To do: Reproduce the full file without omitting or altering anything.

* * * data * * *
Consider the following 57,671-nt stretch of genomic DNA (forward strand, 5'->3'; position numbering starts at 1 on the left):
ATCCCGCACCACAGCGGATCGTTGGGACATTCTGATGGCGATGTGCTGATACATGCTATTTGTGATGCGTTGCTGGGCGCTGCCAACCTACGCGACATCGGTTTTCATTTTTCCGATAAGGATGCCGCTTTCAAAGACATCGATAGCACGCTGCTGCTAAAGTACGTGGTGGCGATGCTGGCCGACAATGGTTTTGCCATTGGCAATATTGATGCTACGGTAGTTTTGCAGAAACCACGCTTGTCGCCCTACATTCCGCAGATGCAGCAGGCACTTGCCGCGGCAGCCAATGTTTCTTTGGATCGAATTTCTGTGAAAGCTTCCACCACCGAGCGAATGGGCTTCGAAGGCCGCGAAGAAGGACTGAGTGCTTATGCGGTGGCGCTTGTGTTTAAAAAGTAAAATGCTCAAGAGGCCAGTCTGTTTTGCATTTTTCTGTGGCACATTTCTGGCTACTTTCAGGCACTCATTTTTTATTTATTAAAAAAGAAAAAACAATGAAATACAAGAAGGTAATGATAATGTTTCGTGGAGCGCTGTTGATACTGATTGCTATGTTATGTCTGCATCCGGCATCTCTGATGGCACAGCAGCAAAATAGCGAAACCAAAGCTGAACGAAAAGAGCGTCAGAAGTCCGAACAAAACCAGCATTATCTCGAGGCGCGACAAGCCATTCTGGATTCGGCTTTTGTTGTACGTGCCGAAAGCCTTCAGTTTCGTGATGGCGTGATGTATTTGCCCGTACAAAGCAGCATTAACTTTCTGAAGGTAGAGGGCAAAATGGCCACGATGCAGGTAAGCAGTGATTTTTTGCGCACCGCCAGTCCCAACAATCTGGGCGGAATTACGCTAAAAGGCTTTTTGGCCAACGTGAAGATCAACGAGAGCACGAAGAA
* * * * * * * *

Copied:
Consider the following 57,671-nt stretch of genomic DNA (forward strand, 5'->3'; position numbering starts at 1 on the left):
ATCCCGCACCACAGCGGATCGTTGGGACATTCTGATGGCGATGTGCTGATACATGCTATTTGTGATGCGTTGCTGGGCGCTGCCAACCTACGCGACATCGGTTTTCATTTTTCCGATAAGGATGCCGCTTTCAAAGACATCGATAGCACGCTGCTGCTAAAGTACGTGGTGGCGATGCTGGCCGACAATGGTTTTGCCATTGGCAATATTGATGCTACGGTAGTTTTGCAGAAACCACGCTTGTCGCCCTACATTCCGCAGATGCAGCAGGCACTTGCCGCGGCAGCCAATGTTTCTTTGGATCGAATTTCTGTGAAAGCTTCCACCACCGAGCGAATGGGCTTCGAAGGCCGCGAAGAAGGACTGAGTGCTTATGCGGTGGCGCTTGTGTTTAAAAAGTAAAATGCTCAAGAGGCCAGTCTGTTTTGCATTTTTCTGTGGCACATTTCTGGCTACTTTCAGGCACTCATTTTTTATTTATTAAAAAAGAAAAAACAATGAAATACAAGAAGGTAATGATAATGTTTCGTGGAGCGCTGTTGATACTGATTGCTATGTTATGTCTGCATCCGGCATCTCTGATGGCACAGCAGCAAAATAGCGAAACCAAAGCTGAACGAAAAGAGCGTCAGAAGTCCGAACAAAACCAGCATTATCTCGAGGCGCGACAAGCCATTCTGGATTCGGCTTTTGTTGTACGTGCCGAAAGCCTTCAGTTTCGTGATGGCGTGATGTATTTGCCCGTACAAAGCAGCATTAACTTTCTGAAGGTAGAGGGCAAAATGGCCACGATGCAGGTAAGCAGTGATTTTTTGCGCACCGCCAGTCCCAACAATCTGGGCGGAATTACGCTAAAAGGCTTTTTGGCCAACGTGAAGATCAACGAGAGCACGAAGAA